Not to be contrarian with everything you have to say, but the Fair Tax continues to gain momentum.

    In the 107th Congress, Fair Tax legislation had a handful of sponsors. In the 108th, the Fair Tax legislation gained 52 cosponsors, but only at the end of the two years that Congress was in session. In the 109th, 52 cosponsors were signed in the first 15 months. Now in the 110th Congress, where CW might say the Fair Tax is dead, 52 cosponsors were signed to the legislation by February 12, 2007. Congressman Linder’s dogged pursuit of real reform of our tax system is yielding steadily improving results, though it may be a few more years before he builds a majority in the House behind H.R. 25.

    FYI: Another thought about seniority in the delegation, of the GOP members, Westmoreland came in 2004, Gingrey came in 2002, Price came in 2004, Deal in 1992, Kingston in 1992, Linder in 1992

    Dems: Bishop-1992; Scott-2002; Lewis-1986; Johnson-2006 (though getting rid of McKinney probably also nets the delegation a HUGE increase in influence); Barrow-2004; Marshall-2002.

  8. Bull Moose says:

    These rankings mean nothing. I think what Chris was pointing out was that last year Erick made a big to do about the rankings so he was pointing out how one election can change everything…

    Power is fleeting in Washington. What you want to develop is prestige and respect. Those who focus on temporary power rarely build prestige and respect.

  9. I’m just having a little fun. Back when Republicans thought they’d be in charge forever, they tried to de-emphasize prestige and respect and replace it with strict discipline, majority of the majority, K street project, etc.

    We’ll see if the Democrats try and emulate that model, or return more to the older bipartisan days where the label behind your name was less important than the way you carried yourself and the head you had on your shoulders.

    Honestly, I hope its the latter. Extreme partisanship is no fun for the loser, and even less fun for the winner when they ultimately become the loser.

  10. Demonbeck says:

    DMZDave,

    Kingston never chaired the Energy and Water Subcommittee. All your other points are well presented and quite true.

    Kingston and Sanford Bishop (the state’s other appropriator) are easily the two most influential House members we have. Pass whatever legislation you want, authorize however much you want for your pet project – if it isn’t funded, it isn’t going to happen. If the Appropriators decide to create a pet project that isn’t authorized, they can authorize it and fund it in the same bill. No other committee has that power.

  11. LoyaltyIsMyHonor says:

    “It also kind of makes you wonder — were Republicans using Georgia for votes without giving us any real respect or power? Georgia has become one of the most reliable Republican states on the federal and state level the last few years, and all we got for that was a thank you and #49. Sounds like Georgians were getting a raw deal.”

    Exactly how the Democrats have taken the Black vote for granted. Just goes to show you, neither party really gives a sh** about you or me, all they want is your vote.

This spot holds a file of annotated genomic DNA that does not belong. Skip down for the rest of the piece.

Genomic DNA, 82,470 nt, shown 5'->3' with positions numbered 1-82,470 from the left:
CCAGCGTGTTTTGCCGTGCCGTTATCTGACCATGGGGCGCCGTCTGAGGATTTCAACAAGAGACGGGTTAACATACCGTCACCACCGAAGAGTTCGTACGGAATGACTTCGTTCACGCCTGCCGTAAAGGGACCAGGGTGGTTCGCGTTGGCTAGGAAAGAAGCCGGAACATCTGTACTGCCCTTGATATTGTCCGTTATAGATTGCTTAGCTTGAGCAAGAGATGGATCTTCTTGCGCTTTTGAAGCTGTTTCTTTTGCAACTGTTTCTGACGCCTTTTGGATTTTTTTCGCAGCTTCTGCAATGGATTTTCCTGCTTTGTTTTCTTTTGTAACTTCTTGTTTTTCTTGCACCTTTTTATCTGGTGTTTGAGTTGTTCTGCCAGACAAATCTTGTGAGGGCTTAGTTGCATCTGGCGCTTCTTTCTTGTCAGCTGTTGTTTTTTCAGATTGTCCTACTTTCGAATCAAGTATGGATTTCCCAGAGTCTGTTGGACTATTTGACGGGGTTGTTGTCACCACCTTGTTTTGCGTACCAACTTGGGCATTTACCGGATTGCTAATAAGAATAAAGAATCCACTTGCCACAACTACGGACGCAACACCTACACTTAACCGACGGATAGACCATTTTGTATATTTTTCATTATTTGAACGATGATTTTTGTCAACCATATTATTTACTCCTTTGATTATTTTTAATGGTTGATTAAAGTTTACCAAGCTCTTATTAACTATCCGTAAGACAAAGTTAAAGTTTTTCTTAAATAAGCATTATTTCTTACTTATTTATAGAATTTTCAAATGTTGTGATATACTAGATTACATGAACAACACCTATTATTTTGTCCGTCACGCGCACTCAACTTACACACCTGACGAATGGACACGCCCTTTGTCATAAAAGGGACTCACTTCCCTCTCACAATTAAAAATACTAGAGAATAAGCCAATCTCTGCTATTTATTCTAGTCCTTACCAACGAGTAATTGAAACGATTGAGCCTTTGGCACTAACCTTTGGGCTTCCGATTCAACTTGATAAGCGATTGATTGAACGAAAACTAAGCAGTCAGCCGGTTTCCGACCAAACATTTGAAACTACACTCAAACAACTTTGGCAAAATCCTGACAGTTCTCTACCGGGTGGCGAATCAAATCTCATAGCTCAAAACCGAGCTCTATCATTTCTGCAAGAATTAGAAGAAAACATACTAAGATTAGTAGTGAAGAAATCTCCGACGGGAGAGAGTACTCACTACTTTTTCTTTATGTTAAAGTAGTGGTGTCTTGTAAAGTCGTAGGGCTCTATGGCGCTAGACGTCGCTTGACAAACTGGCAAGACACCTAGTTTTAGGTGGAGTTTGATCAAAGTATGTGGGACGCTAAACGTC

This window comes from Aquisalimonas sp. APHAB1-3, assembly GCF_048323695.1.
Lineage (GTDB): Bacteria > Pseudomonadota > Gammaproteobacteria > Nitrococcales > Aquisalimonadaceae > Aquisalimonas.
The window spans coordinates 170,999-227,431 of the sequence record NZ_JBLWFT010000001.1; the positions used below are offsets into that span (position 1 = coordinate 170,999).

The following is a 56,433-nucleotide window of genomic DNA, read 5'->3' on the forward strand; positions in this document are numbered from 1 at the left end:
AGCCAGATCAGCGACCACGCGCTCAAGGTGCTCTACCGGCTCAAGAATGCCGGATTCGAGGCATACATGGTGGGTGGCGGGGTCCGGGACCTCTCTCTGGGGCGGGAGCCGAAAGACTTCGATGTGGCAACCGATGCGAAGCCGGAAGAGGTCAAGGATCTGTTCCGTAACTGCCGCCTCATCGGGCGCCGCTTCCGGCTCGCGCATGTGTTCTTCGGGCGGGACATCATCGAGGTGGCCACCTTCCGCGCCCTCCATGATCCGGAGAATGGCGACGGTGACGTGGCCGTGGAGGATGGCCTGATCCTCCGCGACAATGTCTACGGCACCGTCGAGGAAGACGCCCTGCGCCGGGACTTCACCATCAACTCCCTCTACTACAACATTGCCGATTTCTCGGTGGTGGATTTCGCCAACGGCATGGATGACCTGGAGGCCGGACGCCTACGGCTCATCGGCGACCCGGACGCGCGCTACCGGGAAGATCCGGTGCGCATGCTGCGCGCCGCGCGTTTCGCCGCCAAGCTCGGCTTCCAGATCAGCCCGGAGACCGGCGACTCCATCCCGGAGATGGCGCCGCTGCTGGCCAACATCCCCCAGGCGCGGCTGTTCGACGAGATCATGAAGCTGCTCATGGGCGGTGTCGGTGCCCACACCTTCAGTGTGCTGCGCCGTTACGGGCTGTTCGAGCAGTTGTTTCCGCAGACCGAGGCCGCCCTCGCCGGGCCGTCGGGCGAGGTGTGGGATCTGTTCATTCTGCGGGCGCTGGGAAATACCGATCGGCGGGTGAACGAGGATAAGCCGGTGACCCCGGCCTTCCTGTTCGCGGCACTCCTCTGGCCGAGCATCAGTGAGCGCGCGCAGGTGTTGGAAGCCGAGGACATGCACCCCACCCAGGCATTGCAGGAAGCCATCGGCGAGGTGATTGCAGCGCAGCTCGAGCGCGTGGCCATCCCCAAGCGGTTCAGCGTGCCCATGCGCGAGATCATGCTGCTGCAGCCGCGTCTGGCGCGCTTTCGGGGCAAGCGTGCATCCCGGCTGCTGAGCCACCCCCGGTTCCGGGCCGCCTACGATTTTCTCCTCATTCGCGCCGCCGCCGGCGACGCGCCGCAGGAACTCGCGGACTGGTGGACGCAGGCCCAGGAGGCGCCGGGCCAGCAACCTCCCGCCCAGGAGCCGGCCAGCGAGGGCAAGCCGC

12. CHelf says:

    Could be an effort on the leadership’s part to help the image of the party in the South. What better way to try and win back support or at least soften the distrust than to give southern Democrats a greater voice. Also keep in mind military bases and agriculture are huge in the state. There is a greater incentive to move influence here and elsewhere in the south than anywhere else.

    As far as I see, this could go as far as, dare I say, pandering to help the party’s image as a whole? What other reason would you have to give so much influence in a state where the party structure is all but non-existent?

  13. DMZDave says:

    My bad, Demonbeck is right. How could I forget that Dave Hobson moved from Military Construction to chair Energy and Water. Kingston chaired Agriculture but as a Subcommittee Chair and as a “Cardinal”, he was still in a great position to help Atlanta and cardinals tend to listen to other cardinals.

  14. Demonbeck says:

    In his role as ranking member on Ag Approps, Kingston is still in a great position to help all of Georgia.

  15. Chathamguy says:

    “…I believe Marshall and perhaps Barrow as well are in the so-called “Blue Dog” coalition, which with the Democrats having to actually perform as a governing party requires them to vet everything through the Blue Dogs. So the flipping of Lewis from minority to majority plus two members of the now influential Blue Dog coalition equals the higher ranking. But that is entirely due to the fact the Dems are now in the majority, not because Barrow or Marshall are more politically adept than Burns or Collins. ”

    Actually the part about the Blue Dogs and the importance of independent and moderate Members of Congress is the only salient point to this whole thread. Collins was in the House for 12 years and Burns only two, but they both established themselves as reliable partyline votes. Burns even said at a debate that “independent equals ineffective”. The reason that Marshall and Barrow can influence their parties is precisely because party leaders know that they will do what they believe (correctly or incorrectly) is right, not what they are told to do and that their votes need to be earned and their voting record backs that up. Just check out National Journal’s ideological scores. Burns and Collins, on the other hand, had voting records that demonstrated that they were reliable votes for their party who would be their when party leaders needed their votes virtually regardless of the substance of the bill.

  16. Mad Dog says:

    Chris,

    Good start for a thread.

    I love watching the lame GOP stumbling over their own crap.

    Linder hasn’t got a clue beyond repeating, “Taxes are Unfair to Me … and my friends.”

    Chambliss can’t pass water.

    Half the GOP candidates who want to run in the 10th are afraid to run and will drop out.

    Nathan Deal couldn’t “Make a Deal” with the Duluth Madam with GOP leadership holding his hand.

    The Georgia GOP machine put followers into federal leadership positions and the voters got nothing.

    At least the ex-congressMEN get pensions.

    That will be real important to Chambliss with his trick knee. Not only will he be able to park in the Wal-Mart handicap spot, he’ll be driving a made in Europe Benz.

    MD